Girls and Boys and Math and Science

Stepping into Mrs. G.’s classroom was like stepping into another dimension for me. By merely walking through our adjoining closet, I could appear at the front of her room and quickly get questions answered or share important news. Mrs. G. taught math. I taught language arts. Our classrooms connected. Our subject matter? Not so much.

Mrs. G.’s classroom might as well have been Mars and her textbooks written by Martians. I’m a words-and-communication guy. A pen-and-paper, learned-on-a-typewriter type. Yes, perhaps even an emotional-response-over-logic man.

While much has been argued about how predisposed girls and boys might be to learning math and science, the STEM initiative aims to achieve some sort of balance and bring both boys and girls together in science, technology, engineering, and math education.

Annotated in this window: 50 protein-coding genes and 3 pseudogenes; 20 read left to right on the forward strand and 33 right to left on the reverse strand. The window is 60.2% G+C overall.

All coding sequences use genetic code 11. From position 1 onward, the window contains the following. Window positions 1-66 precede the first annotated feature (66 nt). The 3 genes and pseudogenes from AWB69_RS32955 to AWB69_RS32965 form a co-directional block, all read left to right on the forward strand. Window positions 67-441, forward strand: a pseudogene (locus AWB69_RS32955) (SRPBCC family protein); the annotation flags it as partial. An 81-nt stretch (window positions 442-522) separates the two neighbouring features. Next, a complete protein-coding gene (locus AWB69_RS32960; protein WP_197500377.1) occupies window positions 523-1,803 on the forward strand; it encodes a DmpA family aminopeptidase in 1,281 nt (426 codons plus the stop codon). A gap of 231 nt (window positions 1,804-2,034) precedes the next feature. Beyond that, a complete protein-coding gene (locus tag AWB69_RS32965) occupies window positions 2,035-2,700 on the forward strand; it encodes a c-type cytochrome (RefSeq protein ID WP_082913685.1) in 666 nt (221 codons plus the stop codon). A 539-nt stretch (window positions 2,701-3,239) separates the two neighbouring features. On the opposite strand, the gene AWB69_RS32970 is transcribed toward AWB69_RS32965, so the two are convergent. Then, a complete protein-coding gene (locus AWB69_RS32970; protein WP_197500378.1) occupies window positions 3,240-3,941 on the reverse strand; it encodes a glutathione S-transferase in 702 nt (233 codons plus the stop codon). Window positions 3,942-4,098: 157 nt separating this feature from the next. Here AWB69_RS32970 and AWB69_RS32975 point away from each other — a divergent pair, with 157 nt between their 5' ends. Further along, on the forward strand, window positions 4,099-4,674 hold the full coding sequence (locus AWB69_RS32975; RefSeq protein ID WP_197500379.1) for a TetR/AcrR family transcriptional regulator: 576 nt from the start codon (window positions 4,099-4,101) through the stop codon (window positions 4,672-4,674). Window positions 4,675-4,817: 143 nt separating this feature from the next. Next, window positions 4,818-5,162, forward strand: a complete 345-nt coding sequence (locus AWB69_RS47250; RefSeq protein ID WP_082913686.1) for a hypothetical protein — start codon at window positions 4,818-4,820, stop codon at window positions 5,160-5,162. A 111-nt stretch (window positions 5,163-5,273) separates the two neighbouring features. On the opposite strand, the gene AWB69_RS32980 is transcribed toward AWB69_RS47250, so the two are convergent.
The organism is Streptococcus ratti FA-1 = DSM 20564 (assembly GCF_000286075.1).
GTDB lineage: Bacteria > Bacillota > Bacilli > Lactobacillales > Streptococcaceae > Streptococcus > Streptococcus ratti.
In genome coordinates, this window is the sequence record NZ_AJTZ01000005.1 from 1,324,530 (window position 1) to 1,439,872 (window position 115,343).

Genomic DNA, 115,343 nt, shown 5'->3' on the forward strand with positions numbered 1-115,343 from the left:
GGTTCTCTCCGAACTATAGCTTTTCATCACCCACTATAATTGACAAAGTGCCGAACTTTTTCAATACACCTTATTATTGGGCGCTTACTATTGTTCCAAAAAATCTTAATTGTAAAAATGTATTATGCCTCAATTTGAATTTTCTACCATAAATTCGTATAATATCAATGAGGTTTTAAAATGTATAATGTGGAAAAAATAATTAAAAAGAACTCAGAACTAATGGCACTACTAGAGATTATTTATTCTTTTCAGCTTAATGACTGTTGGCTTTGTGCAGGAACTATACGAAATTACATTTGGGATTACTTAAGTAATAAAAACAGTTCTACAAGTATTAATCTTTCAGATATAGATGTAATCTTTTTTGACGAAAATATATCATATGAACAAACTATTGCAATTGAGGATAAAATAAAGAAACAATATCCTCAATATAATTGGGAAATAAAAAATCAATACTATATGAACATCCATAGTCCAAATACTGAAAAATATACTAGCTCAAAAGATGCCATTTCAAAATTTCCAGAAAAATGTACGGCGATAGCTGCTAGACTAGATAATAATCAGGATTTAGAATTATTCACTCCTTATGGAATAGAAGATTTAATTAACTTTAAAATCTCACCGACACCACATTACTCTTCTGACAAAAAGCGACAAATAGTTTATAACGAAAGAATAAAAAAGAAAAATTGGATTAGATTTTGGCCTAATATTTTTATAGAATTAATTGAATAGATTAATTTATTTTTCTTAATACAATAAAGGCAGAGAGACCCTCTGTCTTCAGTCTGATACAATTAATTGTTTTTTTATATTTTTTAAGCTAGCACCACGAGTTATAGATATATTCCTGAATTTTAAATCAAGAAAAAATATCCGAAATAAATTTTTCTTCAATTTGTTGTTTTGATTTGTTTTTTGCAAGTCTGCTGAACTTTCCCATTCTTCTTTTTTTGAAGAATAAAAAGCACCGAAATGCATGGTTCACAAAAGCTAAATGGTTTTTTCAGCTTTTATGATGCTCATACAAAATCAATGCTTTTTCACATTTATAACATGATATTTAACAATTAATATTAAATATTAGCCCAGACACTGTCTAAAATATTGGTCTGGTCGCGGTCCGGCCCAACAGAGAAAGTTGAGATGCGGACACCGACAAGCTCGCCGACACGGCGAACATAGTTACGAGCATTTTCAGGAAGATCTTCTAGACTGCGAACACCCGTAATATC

As the teacher manning the front lines, your opinion matters. You are in the classroom every day; and whether you are a math, science, language arts, or social studies teacher, you must have stories to share that inform your own opinion regarding this gender difference. Even a librarian, aide, or media specialist will have something to say.

Do you think boys and girls have an unbridgeable divide in their abilities to learn math and science? Is this more a myth than a fact? What have you experienced to support your opinion?

There are no wrong answers at the Upper Grades Exchange. This is a safe place where you can let your voice be heard.

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